Often, the Beast’s world, which is obscured by the natural scenery of forestry and bushes, makes more sense than the world outside of it. There’s the scene when Belle’s father, played by Marcel André, travels into the forest. With high-angled voyeuristic shots and Georges Auric’s score becoming louder the further Belle’s father journeys in, Cocteau uses the forest as a border between the world of Belle and the world of the Beast. Belle’s home and the Beast’s castle are separated, yet, through the mystery and magic of the enigmatic forest, borders, and boundaries are crossed. To return to the simplicity Cocteau asks of his audience before the film begins, the filmmaker leaves the answers to questions in the forest; all that matters is the remaining poetry of the film.
In his collected essays in The Art of Cinema, Cocteau coins his essays on cinema under the cine-poetry term, calling them Poésie de cinéma. As Robin Buss notes in his introduction to the collection, Cocteau “asserts that the underlying mechanism of cinema is like that of dreams.” Cocteau is neither a filmmaker nor a playwright nor a writer, but a poet; and to him, poets operated not just in the form of poetry, but in the form of dreams. Importantly to him, however, cinematic poetry is not “deliberately ‘poetic’” (which steered into the world of elitist art cinema, according to Cocteau), but derivative from the real and the unreal; from what audiences believe and what they see.
What Cocteau allows his audience to see in La Belle et la Bête can either be seen as a manipulation of his viewer or his ability to use the technicalities of filmmaking as a form of magic. For example, Cocteau has described how he persuaded Alekan “to shoot Jean Marais, as the Prince, in as saccharine a style as possible. The trick worked. When the picture was released, letters poured in from matrons, teenage girls, and children, complaining to me and Marais about the transformation.” A conflict between the artistic and the technical emerges here, as the ugliness of the Prince reminds the viewer of the lure and attractiveness of the Beast.
Yet, for the Beast’s actor Jean Marais (who also played what would be Disney’s version of Gaston, named Avenant, and the Beast-turned-prince), the costume of the Beast was so uncomfortable that Marais developed painful sores while his skin was damaged by the glue used to keep the fur on his body. For Jean Marais ‐ a person who looks more like a Greek sculpture than a mere human ‐ turning into the Beast brought pain and ugliness for the actor, while for Josette Day’s Belle, and for the audience, the pain only came once the Beast had vanished, left only with the uncomfortably real-looking Marais. In fact, there’s the now well-known story that Marlene Dietrich, upon seeing the shimmering prince, called “where is my beautiful Beast?” The technical is turned into poetry here, with Marais’ real-life pain mirroring both the Beast’s internal struggle and the pain audiences feel upon seeing the prince.
With Marais playing three different representations of ugliness, Cocteau translates the magical realism of his world into his characters. Avenant, Belle’s brother, acts as a living embodiment of the ugliness of the interior self juxtaposing with the exterior. The Beast works as an opposite formula to Avenant’s character, while Marais’ final prince serves to remind the audience that Cocteau complicates the idea of the typical hero and villain. What’s more, Marais was Cocteau’s muse and lover, with some using this to read into the idea of a man hiding a secret, freed only by the power of love.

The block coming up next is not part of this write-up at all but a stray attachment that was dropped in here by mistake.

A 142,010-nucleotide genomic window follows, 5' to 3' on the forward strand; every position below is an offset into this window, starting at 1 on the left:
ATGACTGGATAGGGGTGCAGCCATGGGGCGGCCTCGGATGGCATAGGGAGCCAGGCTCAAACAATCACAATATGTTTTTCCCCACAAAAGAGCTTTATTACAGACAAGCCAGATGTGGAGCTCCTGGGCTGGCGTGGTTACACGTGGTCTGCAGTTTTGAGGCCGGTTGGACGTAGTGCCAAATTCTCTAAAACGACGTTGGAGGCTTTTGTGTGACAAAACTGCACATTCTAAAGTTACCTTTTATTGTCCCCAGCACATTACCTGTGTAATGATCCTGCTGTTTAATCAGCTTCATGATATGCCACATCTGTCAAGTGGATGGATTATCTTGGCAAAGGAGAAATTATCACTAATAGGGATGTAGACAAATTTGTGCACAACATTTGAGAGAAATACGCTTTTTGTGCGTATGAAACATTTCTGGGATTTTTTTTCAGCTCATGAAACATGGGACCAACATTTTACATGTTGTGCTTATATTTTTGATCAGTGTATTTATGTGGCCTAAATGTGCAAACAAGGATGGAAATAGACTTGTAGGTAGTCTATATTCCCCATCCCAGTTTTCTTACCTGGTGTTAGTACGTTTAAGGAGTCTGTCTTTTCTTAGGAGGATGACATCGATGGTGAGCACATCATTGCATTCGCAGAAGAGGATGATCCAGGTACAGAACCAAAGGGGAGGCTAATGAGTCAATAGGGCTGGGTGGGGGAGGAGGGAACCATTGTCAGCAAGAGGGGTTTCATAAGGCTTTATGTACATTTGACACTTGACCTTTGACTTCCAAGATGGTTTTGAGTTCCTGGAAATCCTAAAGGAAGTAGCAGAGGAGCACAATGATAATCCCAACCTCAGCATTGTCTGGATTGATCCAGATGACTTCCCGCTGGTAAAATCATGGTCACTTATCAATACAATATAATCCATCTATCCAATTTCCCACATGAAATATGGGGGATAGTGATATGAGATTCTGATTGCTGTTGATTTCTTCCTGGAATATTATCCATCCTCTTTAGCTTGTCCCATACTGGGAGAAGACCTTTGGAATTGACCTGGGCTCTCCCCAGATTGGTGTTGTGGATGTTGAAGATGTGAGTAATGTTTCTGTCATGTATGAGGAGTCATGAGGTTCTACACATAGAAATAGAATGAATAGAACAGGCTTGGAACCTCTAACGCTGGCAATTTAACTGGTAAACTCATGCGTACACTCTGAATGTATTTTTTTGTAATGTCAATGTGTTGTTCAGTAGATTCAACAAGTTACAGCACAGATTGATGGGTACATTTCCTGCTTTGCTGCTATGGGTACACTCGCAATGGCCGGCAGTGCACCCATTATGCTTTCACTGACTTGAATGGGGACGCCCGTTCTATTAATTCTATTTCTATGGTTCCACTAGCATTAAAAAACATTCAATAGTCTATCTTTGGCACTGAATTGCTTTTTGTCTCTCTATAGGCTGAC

The return of Cocteau’s preoccupation with mirrors as vehicles to other worlds (that would be explored again in 1950s Orphée) is reminiscent of his belief that films are mirrors for both the artist who has made them and the viewer watching. Through this, La Belle et la Bête becomes not just a carefully crafted film of poetry, but also an experience. In each frame and image Cocteau and his cast and crew create layers upon each other, bringing the pieces of broken glass together in order to form a mirror through which the audience can traverse into.
Like the shadow that greets Belle’s father at the Beast’s castle or the personified candelabras and fireplaces that haunt the film, La Belle et la Bête is a film that combines the human and the non-human, the real and the magic, and poetry and film. Ultimately, Cocteau’s film is incomparable to the films that follow it. Instead, it’s a story, a film, a poem, that exists in its own right; something that is recreated again and again, as seen through its influence on Bryan Fuller’s Hannibal, or Philip Glass’ opera interpretation of the film.
Belle explores the many mysteries of the Beast’s castle upon first entry. She finds high-ceilinged rooms, luxuriously decorated to compensate for the sense of emptiness present as if the objects can reflect the emotion of the Beast. She also finds the magic mirror, her ill father being her reflection. However, the most impressive part of the sequence is not what Belle discovers, but instead what happens to her upon her discovery. As she travels from room to room, instead of walking she instead appears to be floating. This hovering sequence culminates when Belle is in the Beast’s hallway. Her feet are off the ground yet she still moves, with the floating curtains both recalling the idea of a spectre and foreshadowing the cloth-as-theatre imagery Cocteau uses later in the film upon Belle’s arrival back home. As she moves, it’s ambiguous as to what it is that is moving her ‐ her free will, or what lies in the castle. What is clear, however, is that this is what it feels like to watch La Belle et la Bête, or any Cocteau film.
It’s not evident whether it’s you, the viewer, who’s in control or Cocteau, but that doesn’t matter. What does matter is the sense of magic and poetry that lures you in.